With some of the side effects that come with hormonal birth control, fertility awareness-based methods are gaining more traction and are becoming an option for more women as natural birth control. The fertility awareness method (FAM) is a daily practice of charting our daily fertility biomarkers to identify when pregnancy is possible and when it’s not. It’s a really empowering practice that gives you insight into your overall health, and helps you avoid pregnancy naturally and effectively! There are many misconceptions and many questions when it comes to FAM, and I’m going to try to break some of those down in today’s blog post!
This is a guest blog post written by fertility awareness educator Nathalie Daudet. Learn more about her below!
What is Fertility Awareness?
Fertility awareness is the practice of charting your hormonal biomarkers to identify your fertile time. Biomarkers are signs that your body is giving you to let you know that you are fertile, and the possibility of pregnancy is there. Contrary to popular belief, women can only get pregnant 5-7 days per cycle! This takes into account the 24-48 hours that the egg lives for and the 5 days that sperm can stay alive in cervical mucus. Because we don’t know when ovulation will happen before the fact, our fertile window may be longer than that.
Contrary to popular belief, women can only get pregnant 5-7 days per cycle!
The two signs that we track with symptothermal fertility awareness are basal body temperature (BBT) and cervical fluid. A woman will chart these signs, briefly each day, and either avoid unprotected sex if your goal is to not get pregnant or to optimize sex in order to increase the chances of getting pregnant.
Basal body temperature is our lowest body temperature attained during rest. We measure this with a specific basal body thermometer, one that goes to two decimal places, and we take our temperature at the same time every day, before getting out of bed. After ovulation, progesterone causes the body to warm very slightly (about .2 degrees Celsius and .4 degrees Fahrenheit).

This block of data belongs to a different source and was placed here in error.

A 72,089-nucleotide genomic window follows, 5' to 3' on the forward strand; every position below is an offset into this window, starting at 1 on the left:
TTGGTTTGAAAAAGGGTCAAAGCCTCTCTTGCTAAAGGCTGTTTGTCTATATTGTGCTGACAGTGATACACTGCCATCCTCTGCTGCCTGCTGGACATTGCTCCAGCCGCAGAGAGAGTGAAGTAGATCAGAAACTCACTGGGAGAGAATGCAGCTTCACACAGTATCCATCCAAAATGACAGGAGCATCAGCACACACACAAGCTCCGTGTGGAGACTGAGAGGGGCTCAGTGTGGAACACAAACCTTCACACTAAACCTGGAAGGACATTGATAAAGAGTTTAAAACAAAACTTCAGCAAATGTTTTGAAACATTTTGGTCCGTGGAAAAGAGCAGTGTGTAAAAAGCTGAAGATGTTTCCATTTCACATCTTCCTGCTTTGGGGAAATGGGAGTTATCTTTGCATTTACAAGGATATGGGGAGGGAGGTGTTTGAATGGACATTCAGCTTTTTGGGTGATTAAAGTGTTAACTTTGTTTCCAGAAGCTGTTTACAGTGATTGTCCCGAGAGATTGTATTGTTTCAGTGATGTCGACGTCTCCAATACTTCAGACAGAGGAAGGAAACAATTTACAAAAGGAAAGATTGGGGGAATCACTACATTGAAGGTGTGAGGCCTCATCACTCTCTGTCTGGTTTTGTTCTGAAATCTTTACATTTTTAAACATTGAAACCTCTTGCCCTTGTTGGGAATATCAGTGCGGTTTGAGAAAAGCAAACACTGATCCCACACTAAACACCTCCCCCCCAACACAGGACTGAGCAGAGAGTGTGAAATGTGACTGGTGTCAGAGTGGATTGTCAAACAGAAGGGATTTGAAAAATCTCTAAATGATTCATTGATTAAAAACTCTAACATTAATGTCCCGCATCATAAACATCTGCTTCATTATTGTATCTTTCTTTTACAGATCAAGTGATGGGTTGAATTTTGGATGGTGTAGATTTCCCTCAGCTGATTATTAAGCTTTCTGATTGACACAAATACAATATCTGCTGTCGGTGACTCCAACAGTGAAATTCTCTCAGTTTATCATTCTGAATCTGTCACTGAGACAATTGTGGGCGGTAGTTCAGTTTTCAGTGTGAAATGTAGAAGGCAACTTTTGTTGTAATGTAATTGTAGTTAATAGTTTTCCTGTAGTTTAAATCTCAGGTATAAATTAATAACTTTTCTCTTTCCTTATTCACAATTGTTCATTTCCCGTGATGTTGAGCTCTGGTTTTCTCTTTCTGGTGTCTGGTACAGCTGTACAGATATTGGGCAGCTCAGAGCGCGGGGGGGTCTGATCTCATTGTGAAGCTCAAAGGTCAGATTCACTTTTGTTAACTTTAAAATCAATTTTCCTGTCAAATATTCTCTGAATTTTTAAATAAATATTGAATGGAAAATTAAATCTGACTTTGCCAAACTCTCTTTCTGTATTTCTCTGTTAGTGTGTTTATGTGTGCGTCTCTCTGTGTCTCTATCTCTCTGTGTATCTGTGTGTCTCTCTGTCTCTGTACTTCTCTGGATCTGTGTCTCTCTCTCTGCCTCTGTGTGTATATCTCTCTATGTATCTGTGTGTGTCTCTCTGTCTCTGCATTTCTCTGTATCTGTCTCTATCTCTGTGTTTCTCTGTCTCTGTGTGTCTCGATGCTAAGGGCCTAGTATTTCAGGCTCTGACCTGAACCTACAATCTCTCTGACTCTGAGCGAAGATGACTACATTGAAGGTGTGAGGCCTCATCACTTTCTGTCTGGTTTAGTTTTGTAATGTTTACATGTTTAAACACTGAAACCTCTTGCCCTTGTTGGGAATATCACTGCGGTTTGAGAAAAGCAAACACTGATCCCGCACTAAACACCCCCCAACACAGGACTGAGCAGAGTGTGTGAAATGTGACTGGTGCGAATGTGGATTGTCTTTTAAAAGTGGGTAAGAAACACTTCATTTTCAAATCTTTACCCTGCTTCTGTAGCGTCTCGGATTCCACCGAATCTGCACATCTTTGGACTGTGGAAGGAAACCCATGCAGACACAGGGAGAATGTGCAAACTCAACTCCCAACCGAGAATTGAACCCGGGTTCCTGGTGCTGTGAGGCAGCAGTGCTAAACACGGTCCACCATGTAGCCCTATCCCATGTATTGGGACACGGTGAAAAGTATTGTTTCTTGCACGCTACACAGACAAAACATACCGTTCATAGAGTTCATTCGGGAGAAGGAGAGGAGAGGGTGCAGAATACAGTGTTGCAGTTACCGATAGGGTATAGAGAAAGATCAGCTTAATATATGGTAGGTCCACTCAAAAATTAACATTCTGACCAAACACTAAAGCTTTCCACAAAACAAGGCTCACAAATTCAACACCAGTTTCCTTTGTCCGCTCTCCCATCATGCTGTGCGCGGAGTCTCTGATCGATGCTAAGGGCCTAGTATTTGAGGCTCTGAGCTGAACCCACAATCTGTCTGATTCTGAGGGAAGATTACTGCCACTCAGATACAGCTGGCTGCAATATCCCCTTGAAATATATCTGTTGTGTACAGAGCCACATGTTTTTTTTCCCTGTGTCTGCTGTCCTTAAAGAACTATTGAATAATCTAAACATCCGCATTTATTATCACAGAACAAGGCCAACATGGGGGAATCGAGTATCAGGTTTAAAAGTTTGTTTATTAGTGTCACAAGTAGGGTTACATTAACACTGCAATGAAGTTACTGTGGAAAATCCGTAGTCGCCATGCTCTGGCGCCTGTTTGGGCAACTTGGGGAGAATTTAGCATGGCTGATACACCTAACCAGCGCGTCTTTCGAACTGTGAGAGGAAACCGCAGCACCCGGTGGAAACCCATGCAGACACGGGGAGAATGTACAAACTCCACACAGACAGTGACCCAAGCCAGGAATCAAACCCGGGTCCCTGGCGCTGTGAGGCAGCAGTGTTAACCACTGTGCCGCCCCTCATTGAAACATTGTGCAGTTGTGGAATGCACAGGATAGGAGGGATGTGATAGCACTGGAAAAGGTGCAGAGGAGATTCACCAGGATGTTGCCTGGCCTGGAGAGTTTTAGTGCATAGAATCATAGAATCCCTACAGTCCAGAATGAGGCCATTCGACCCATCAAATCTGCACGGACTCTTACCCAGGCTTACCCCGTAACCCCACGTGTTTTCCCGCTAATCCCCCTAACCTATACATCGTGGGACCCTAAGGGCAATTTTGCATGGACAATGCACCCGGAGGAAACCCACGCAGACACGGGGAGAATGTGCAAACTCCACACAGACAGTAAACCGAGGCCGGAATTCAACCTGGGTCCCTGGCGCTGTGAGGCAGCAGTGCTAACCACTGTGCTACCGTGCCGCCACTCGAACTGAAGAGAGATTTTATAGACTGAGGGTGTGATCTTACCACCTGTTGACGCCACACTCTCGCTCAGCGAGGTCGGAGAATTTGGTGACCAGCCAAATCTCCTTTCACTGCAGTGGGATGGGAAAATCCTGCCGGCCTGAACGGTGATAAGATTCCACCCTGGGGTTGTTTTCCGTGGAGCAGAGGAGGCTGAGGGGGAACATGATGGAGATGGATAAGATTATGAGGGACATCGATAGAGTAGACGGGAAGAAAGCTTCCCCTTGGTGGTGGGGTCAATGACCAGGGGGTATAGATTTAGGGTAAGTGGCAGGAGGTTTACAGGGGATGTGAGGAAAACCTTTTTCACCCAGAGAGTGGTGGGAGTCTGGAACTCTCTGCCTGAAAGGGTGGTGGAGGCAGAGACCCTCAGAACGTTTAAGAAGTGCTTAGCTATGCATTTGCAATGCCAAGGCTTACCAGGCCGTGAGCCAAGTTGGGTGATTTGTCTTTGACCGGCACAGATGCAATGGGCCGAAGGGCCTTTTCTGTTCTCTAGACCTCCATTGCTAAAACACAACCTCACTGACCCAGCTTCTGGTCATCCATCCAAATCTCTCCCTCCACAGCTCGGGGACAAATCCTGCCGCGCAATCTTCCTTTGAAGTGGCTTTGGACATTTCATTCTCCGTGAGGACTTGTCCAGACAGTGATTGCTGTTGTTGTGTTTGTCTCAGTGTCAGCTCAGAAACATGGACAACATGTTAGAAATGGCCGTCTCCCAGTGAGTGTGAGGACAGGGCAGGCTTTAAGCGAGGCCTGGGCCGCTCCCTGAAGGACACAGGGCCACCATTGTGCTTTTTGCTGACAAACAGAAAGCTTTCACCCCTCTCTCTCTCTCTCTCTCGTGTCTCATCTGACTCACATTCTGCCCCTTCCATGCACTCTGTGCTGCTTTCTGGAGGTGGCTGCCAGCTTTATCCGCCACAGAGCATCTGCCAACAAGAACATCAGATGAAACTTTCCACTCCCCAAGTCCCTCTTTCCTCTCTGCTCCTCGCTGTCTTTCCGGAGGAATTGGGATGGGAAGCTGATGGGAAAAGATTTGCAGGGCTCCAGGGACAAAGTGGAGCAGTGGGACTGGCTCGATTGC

How do you know ovulation has taken place?
We can identify when ovulation has taken place by observing this slight rise in temperature. Other factors can influence our daily basal body temperature, like sleeping in a colder or warmer room than usual, drinking alcohol the night before, travel, or poor sleep. We can track these factors in our chart, and observe whether the fluctuations in temperature are due to ovulation, or other influences.
Cervical mucus is a healthy indicator of our fertility!
Cervical mucus is a hydrogel secreted by our cervix, and is a healthy indicator of our fertility! Cervical mucus changes during our cycle due to the cyclical fluctuation of hormones. Estrogen is a hormone that facilitates the release of an egg, and it peaks at ovulation. Estrogen creates a type of cervical mucus that nourishes and keeps sperm alive long enough to reach the egg. We track several different types of cervical mucus, and they’re usually categorized into dry, non-peak, and peak. These types of mucus will let us know when ovulation is approaching.
With these indicators, we are able to chart and implement certain rules in order to avoid pregnancy or get pregnant. We can also track our health through normal cycle parameters and observe whether we can see lifestyle changes come through in our charts.
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So you want to learn FAM. What’s next?
I’d really recommend getting in touch with a fertility awareness educator to help you learn the ropes. FAM isn’t complicated, but if you want to use FAM for birth control, an educator can help you feel really confident in the method. It is also recommended that you wait at least three ovulatory cycles before relying on FAM for birth control.
You can find a thermometer that goes to two decimal places and something to chart with. Many women love the ease of apps like Kindara, Femometer, Fertility Friend, or Read Your Body. Or you can use paper charts.
And the book Taking Charge of Your Fertility is a really in-depth overview of what’s all involved in using FAM.
As I said, FAM isn’t complicated, but there can be a learning curve to taking some of the information in and applying it to our lives. This is because a lot of the knowledge gained in FAM isn’t something we learn growing up. I find that most people only really try to understand their fertility when they want to get pregnant. The truth is, fertility is SO much more than getting pregnant. Our hormones and our cycles are a beautiful part of who we are. When we live in line with the ebb and flow of our cycles we can find a whole lot more ease and flow in our own life.
Here is another blog post with more in-depth info about FAM!
Written by: Nathalie Daudet
Nathalie Daudet is a fertility awareness educator (FEMM) and social worker based in Winnipeg, Canada. You can learn more about her FAM courses and read blog posts about FAM at fertilityawarenessproject.ca or on Instagram @fertilityawarenessproject.